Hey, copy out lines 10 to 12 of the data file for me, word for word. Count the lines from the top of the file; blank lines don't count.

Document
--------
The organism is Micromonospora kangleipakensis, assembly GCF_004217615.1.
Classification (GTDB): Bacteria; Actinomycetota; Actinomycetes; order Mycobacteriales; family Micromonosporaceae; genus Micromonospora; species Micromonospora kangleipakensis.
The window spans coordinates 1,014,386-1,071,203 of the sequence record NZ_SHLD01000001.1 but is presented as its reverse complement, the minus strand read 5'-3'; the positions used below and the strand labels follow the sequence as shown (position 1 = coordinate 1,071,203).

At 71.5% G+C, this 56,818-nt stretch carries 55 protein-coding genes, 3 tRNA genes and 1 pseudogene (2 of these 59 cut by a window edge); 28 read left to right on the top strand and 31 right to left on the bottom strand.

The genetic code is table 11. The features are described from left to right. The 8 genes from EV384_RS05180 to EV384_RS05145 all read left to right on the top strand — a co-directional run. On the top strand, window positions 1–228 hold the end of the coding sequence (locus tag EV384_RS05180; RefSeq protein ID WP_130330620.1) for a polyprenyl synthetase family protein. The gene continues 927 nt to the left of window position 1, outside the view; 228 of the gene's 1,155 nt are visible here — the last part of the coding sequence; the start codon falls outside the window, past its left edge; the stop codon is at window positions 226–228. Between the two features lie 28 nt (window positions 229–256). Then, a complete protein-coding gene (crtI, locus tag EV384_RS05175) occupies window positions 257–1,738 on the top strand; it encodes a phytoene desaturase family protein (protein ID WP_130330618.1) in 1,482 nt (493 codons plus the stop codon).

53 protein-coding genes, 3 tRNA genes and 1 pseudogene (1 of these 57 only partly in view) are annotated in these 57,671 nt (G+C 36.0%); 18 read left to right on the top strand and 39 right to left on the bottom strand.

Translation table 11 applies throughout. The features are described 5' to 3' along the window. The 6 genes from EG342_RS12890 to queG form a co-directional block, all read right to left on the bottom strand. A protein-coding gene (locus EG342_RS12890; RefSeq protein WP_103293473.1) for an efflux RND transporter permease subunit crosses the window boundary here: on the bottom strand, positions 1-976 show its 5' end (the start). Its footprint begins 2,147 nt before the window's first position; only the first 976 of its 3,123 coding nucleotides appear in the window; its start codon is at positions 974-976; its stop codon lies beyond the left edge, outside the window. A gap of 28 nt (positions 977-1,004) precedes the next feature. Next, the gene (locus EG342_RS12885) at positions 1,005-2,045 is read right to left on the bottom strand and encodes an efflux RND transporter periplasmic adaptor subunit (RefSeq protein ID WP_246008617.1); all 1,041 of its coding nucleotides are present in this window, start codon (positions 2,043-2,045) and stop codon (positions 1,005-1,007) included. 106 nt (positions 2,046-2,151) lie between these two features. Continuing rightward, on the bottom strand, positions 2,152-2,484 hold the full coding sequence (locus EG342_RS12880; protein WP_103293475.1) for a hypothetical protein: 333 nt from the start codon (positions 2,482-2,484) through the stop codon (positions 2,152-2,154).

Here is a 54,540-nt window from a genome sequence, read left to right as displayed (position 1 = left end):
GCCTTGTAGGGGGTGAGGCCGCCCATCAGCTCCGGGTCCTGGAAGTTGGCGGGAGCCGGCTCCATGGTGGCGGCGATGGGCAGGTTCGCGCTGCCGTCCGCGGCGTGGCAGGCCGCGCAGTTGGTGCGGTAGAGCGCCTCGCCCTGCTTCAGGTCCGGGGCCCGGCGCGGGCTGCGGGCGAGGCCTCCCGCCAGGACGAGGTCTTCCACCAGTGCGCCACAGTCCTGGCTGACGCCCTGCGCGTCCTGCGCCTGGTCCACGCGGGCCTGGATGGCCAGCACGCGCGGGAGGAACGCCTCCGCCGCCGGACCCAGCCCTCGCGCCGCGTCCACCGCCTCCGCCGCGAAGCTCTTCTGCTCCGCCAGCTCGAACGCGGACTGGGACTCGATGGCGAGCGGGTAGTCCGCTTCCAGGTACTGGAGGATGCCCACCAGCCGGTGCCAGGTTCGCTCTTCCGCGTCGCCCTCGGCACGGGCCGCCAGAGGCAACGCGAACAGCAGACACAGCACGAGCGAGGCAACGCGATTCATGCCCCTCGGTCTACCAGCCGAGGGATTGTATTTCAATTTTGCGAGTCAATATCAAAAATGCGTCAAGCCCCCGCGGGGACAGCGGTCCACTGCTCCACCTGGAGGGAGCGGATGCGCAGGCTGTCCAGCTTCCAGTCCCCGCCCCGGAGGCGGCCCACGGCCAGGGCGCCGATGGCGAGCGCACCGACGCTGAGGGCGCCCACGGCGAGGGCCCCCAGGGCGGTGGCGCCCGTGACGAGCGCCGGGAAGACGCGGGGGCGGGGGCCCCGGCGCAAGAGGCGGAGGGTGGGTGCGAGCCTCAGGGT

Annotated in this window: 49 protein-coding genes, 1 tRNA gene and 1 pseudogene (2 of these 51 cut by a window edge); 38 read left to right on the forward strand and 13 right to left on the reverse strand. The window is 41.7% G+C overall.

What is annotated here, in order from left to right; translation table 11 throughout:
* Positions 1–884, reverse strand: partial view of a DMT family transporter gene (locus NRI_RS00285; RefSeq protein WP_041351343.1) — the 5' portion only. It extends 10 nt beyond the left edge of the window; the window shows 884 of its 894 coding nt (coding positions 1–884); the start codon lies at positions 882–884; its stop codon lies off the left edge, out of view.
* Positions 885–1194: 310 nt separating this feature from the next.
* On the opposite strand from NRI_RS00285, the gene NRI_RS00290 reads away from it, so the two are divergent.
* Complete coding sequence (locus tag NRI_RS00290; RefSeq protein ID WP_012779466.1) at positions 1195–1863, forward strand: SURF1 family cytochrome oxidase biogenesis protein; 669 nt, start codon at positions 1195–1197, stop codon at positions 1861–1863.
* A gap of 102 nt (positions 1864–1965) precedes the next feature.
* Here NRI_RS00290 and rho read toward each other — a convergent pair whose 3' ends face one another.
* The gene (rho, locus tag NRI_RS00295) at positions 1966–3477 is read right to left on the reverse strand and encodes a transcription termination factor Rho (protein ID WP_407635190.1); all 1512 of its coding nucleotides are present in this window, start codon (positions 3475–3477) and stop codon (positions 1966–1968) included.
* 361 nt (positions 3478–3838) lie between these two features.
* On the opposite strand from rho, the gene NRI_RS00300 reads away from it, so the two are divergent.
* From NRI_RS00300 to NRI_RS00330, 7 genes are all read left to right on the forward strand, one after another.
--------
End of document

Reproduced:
Annotated in this window: 49 protein-coding genes, 1 tRNA gene and 1 pseudogene (2 of these 51 cut by a window edge); 38 read left to right on the forward strand and 13 right to left on the reverse strand. The window is 41.7% G+C overall.

What is annotated here, in order from left to right; translation table 11 throughout:
* Positions 1–884, reverse strand: partial view of a DMT family transporter gene (locus NRI_RS00285; RefSeq protein WP_041351343.1) — the 5' portion only. It extends 10 nt beyond the left edge of the window; the window shows 884 of its 894 coding nt (coding positions 1–884); the start codon lies at positions 882–884; its stop codon lies off the left edge, out of view.